Sunday’s services in Beaverton will be the last for the Living Enrichment Center, which is the focus of a criminal inquiry
About 700 people, a fraction of a congregation once numbering 3,000, are expected to attend two morning services in the Valley Theater in Beaverton. The center left its 94,500-square-foot building in Wilsonville at the end of June and relocated to the theater, where it has been allowed to operate rent-free.
After a goodbye picnic, church officials — who have dwindled to two staff members and about a dozen volunteers — will continue assessing the group’s assets and liabilities, a process that began three weeks ago when the church’s charismatic founder, Mary Manin Morrissey, resigned.
“I’m doing amazingly well,” said Marty McCall, the church’s vice president of operations. “It’s a sense of relief. I think people are feeling a sense of completion.”
Although the church will cease to exist upon its bankruptcy filing, expected in early September, its teachings are likely to continue with the formation of a successor church, New Thought Ministries of Oregon. The group, consisting mostly of ex-Living Enrichment Center members, filed incorporation papers last week with the Oregon secretary of state’s office.
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Taking a break?
The LEC and the new church are aligned with the New Thought movement, a set of ideas stemming from mid-19th-century American philosophers who emphasized the power of thought. The church uses the teachings of Jesus Christ as a central tenet, but it incorporates Eastern religious philosophies.
Ray Jubitz, a former member of the church who left months ago and is president of the new church’s board of directors, said none of LEC’s current board members will be on the New Thought Ministries of Oregon board. He said he expects 400 people to attend the church’s inaugural service Sept. 5. Board members are negotiating with the Valley Theater’s operators to use the facility for regular worship.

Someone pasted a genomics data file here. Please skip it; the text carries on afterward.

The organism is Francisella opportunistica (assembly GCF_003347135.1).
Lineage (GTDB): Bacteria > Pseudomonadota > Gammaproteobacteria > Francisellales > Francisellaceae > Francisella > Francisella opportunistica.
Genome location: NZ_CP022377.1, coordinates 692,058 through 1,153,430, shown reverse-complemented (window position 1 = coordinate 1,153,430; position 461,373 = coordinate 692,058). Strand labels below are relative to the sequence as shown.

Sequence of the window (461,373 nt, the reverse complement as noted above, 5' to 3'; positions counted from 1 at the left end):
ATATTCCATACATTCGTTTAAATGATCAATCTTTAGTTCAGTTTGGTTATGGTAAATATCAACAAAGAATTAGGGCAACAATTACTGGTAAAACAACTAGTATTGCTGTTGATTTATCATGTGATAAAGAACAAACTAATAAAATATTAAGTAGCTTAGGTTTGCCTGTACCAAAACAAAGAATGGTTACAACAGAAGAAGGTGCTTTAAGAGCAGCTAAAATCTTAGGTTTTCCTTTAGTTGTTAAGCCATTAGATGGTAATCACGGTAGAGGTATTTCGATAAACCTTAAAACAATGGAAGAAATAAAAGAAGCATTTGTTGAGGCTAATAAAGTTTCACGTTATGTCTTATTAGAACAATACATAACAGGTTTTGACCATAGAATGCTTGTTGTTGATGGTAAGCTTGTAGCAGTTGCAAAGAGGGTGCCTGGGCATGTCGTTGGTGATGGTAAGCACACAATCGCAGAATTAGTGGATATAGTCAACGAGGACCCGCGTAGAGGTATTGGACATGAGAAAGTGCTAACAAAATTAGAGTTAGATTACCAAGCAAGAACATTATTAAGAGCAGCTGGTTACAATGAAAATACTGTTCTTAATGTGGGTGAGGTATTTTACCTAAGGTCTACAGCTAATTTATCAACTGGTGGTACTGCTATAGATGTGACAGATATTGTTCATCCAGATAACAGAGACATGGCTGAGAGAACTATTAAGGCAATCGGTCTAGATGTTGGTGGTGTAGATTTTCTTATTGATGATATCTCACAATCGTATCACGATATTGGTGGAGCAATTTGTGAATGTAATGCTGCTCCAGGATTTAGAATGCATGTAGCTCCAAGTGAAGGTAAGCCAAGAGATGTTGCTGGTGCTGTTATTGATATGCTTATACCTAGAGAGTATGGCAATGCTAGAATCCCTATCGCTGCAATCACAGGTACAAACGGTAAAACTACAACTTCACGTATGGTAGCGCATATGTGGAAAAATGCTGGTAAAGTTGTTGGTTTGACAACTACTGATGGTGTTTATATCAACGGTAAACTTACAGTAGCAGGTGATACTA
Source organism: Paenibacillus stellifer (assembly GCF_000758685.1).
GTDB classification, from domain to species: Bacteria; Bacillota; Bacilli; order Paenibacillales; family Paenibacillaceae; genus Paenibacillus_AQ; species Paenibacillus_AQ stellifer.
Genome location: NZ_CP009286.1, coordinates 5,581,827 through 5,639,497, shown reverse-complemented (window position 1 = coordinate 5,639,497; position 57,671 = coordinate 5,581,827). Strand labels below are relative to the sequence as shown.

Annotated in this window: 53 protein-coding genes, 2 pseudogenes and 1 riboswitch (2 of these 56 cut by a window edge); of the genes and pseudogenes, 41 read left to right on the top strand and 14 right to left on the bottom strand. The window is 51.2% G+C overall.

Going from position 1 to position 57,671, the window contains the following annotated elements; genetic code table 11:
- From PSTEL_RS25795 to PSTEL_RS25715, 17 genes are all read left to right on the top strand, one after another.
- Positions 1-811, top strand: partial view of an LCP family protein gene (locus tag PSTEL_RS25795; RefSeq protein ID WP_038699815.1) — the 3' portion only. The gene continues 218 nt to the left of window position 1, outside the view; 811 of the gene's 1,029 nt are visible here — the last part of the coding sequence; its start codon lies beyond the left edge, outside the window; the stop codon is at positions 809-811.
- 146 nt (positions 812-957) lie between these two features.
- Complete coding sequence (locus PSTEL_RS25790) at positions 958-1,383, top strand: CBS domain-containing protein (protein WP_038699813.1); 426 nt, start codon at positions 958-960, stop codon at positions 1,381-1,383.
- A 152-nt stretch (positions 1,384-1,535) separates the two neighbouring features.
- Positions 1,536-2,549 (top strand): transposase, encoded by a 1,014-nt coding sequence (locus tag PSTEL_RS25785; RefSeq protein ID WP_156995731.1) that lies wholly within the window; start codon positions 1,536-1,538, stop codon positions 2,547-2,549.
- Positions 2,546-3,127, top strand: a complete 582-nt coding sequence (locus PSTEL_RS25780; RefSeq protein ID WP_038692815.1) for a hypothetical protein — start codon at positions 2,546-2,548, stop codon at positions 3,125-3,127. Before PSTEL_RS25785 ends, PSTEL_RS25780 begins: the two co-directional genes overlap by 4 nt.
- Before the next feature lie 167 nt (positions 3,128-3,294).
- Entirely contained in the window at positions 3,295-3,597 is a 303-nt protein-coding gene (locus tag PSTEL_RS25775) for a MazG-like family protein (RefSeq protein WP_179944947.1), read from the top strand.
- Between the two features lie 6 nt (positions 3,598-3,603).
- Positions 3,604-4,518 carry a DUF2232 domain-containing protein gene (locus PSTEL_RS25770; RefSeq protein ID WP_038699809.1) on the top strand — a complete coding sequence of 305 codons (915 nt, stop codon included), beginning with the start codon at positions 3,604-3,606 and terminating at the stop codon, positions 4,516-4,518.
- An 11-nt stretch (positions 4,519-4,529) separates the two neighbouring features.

Other than keeping the same location and adhering to the same basic tenets, the new church will be run differently from LEC, Jubitz said. Officials don’t plan to take on any debt and will be open about church matters, he said.
“Transparency and the total involvement of the congregation is what’s being called for,” Jubitz said. “We want to be on the right side of things.”
The Living Enrichment Center’s troubles stem from the money it borrowed from parishioners to keep the church afloat. State and federal agencies are trying to determine what happened to more than $5 million the church and Morrissey personally borrowed. An additional $1 million to $2 million, much of it directly from congregants, went to New Thought Broadcasting, an unsuccessful media and Internet startup formed by Ed Morrissey, Mary Manin Morrissey’s husband.
Church officials had announced a restructuring plan in March that included paying off most of its loans to members within five years. But lawsuits from congregants who had lent the church money began trickling in. One disabled woman, who said Morrissey called her four times pressuring her to make a loan, said she lent her life savings of $246,650 to the church. She said Morrissey assured her it was a safe investment.
The church’s debts are expected to exceed $6 million, far in excess of remaining assets such as office equipment, and inspirational books and tapes. Church officials are slashing the prices of books and bronze sculptures of Jesus to rid the congregation of inventory.
Morrissey has pledged to repay the congregant debt by accepting speaking engagements. But she’s unlikely to receive an invitation to talk at New Thought Ministries of Oregon, Jubitz said.
“Right now, I don’t see it,” he said. “We’re not even thinking that way at all. But you don’t know what the future will be.”